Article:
GULF Manganese Corporation’s proposal to construct a smelter to produce high carbon ferromanganese alloys has robust economics. A financial study shows the smelter, proposed to be constructed near Kupang in West Timor, could return EBITDA of US$623.8 million over 20 years.

Gulf Manganese, formerly Gulf Minerals, says development of the smelting and sales marketing business will be carried out through its Indonesian-based subsidiary, PT Gulf Mangan Grup.

Analysis of the study shows the project has an estimated Net Present Value of US$201.4 million, using an 8% discount factor. As described in the study, Gulf will develop a fully integrated manganese business that provides the following value propositions:

  • Sound project economics;
  • Operating costs at 80% industry average cost;
  • Highest quality ore supply (+50% manganese);
  • Producing a premium manganese alloy (78% manganese);
  • Established port and infrastructure;
  • Government full support, fiscal incentives of 10 year tax holiday;
  • Board/management depth of manganese and Indonesian experience;
  • Global sales network;
  • Modest capital requirement;
  • Early cash flow from exporting ore;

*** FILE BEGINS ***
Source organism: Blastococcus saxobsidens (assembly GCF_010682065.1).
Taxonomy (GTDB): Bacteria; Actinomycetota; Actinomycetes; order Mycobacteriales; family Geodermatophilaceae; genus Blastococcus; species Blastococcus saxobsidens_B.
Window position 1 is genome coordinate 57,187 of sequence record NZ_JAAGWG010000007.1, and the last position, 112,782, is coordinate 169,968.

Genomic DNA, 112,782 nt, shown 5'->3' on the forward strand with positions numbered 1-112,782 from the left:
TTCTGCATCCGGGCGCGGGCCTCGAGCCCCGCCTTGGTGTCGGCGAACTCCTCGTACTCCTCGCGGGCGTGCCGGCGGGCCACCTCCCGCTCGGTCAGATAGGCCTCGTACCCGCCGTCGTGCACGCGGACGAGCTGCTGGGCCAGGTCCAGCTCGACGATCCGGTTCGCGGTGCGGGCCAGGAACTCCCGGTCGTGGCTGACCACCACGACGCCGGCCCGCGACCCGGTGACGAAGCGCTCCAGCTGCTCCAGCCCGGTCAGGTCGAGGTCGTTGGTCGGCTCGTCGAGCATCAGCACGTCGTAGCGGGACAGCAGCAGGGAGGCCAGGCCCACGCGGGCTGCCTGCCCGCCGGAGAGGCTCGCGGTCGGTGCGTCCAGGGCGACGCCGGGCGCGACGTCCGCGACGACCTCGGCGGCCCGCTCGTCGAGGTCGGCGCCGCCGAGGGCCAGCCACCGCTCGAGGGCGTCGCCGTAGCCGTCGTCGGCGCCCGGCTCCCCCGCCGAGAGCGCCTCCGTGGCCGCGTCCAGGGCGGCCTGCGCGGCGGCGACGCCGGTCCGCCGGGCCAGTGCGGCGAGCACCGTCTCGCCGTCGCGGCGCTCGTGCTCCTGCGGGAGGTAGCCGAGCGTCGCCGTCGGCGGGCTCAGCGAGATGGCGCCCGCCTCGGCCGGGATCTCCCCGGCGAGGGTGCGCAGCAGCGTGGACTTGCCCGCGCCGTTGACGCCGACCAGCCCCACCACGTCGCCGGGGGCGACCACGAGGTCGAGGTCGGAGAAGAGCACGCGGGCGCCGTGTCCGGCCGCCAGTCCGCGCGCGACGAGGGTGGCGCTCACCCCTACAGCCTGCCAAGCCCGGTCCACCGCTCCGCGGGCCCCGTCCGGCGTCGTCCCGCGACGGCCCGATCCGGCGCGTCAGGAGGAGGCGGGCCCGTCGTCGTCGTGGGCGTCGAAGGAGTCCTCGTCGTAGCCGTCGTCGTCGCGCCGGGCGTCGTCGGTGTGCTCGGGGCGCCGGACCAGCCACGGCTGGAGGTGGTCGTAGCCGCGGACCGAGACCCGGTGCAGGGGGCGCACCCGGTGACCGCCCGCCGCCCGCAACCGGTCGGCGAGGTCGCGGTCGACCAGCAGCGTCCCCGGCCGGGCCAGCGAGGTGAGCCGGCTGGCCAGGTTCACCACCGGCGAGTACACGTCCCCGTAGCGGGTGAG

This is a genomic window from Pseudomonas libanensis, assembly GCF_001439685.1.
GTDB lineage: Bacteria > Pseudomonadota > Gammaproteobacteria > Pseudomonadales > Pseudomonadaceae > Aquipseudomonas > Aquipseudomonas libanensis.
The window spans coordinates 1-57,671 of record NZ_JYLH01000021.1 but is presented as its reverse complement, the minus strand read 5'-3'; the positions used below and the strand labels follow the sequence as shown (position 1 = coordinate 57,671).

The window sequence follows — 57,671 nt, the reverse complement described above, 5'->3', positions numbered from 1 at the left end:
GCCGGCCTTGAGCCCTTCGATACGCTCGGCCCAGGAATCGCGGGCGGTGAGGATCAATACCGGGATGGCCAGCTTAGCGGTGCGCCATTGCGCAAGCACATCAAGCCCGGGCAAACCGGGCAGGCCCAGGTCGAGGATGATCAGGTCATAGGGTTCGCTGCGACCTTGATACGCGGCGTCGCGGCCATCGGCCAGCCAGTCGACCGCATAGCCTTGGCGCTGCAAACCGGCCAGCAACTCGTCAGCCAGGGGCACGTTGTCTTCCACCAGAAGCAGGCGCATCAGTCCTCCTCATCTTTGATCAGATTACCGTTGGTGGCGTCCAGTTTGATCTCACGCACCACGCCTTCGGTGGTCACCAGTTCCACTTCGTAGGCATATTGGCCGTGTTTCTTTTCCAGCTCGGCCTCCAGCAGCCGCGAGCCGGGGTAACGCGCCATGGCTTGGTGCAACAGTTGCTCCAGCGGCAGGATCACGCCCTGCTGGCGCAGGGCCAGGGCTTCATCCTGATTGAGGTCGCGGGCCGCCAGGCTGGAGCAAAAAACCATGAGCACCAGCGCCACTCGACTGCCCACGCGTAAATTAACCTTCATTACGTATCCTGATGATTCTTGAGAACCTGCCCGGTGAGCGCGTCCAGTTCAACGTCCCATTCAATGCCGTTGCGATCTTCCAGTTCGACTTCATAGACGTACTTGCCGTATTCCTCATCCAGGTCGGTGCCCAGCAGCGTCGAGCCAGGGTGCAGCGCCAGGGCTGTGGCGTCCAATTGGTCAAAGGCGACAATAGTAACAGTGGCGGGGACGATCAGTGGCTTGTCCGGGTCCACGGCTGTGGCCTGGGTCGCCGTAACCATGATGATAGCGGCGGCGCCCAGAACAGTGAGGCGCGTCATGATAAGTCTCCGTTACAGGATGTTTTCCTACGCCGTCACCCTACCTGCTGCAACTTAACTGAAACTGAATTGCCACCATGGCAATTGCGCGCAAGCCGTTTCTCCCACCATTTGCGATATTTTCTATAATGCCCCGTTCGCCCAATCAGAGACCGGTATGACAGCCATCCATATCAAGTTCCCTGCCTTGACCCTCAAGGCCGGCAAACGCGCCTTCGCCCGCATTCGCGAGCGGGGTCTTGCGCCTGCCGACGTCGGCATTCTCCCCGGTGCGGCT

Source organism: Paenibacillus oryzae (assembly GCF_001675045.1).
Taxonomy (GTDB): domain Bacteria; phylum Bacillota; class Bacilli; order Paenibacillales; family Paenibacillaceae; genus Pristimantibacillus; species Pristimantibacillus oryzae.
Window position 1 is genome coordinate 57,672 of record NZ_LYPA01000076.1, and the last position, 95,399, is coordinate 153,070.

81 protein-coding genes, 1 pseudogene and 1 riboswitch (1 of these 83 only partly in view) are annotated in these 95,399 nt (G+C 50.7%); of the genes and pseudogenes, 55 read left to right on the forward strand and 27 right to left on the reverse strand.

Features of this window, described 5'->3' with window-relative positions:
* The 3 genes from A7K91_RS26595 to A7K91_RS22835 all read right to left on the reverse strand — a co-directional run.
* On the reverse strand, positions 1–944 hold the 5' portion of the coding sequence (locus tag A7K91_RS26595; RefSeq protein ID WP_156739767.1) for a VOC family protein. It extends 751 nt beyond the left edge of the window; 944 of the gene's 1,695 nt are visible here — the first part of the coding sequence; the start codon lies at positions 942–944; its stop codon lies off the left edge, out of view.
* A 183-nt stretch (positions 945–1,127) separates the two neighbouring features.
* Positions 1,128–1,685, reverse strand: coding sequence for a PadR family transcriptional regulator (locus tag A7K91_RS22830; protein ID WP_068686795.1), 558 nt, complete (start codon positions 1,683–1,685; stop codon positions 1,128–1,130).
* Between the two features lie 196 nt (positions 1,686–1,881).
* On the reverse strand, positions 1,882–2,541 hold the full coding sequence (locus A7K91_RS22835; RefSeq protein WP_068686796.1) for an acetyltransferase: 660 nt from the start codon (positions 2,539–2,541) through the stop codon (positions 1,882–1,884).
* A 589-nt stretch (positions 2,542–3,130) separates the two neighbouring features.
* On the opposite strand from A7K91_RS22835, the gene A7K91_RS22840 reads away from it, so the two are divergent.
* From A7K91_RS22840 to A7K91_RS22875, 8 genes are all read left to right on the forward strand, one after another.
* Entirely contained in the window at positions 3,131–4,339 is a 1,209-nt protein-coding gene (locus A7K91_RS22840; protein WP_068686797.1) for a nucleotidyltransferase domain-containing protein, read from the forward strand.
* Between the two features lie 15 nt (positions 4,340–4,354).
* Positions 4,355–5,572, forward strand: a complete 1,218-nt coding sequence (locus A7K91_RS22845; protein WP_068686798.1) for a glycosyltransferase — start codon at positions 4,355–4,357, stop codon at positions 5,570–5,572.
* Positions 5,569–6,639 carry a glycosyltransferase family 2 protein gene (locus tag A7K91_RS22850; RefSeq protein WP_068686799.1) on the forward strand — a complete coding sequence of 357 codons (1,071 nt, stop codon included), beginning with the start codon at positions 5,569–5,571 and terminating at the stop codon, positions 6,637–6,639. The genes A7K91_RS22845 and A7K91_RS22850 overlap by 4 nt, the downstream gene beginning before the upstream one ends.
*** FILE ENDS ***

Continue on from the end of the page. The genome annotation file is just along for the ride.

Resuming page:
• Proposed Singapore listing; and
  • Robust dividend policy with distribution of 50% of profits.

The company plans to build eight furnaces over four years producing a premium quality, 78% ferromanganese alloy resulting from the unique qualities of Indonesian high-grade, low impurities manganese ore. It requires modest start-up capital investment of US$67.5 million staged over 4 years, plus working capital, and provides estimated returns supporting an internal rate of return of 45.6%.

High grade manganese ore will be purchased locally from Timor and blended with medium grade high iron manganese ores sourced from Africa. In the first year, ores will be purchased and treated via a jigging process to produce lump manganese ore. This will be exported to provide early cash flow whilst the first smelter is being built.

To optimize the smelting process high grade ore will be purchased locally from artisanal miners and others in Timor. Manganese ores in Timor are typically high grade, approximately +50%, and make ideal smelter feed.

Gulf has entered into an agreement to secure 50 hectares of land with landowners and the local Regent for development of the proposed smelter. The site is close to the port of Tenau which will minimize consumable import costs and export logistics costs, as well as being close to the coast permitting use of sea water for power station cooling systems.

Gulf has engaged Australian engineering group, Como Engineers, to oversee the engineering and project management of the proposed smelters.

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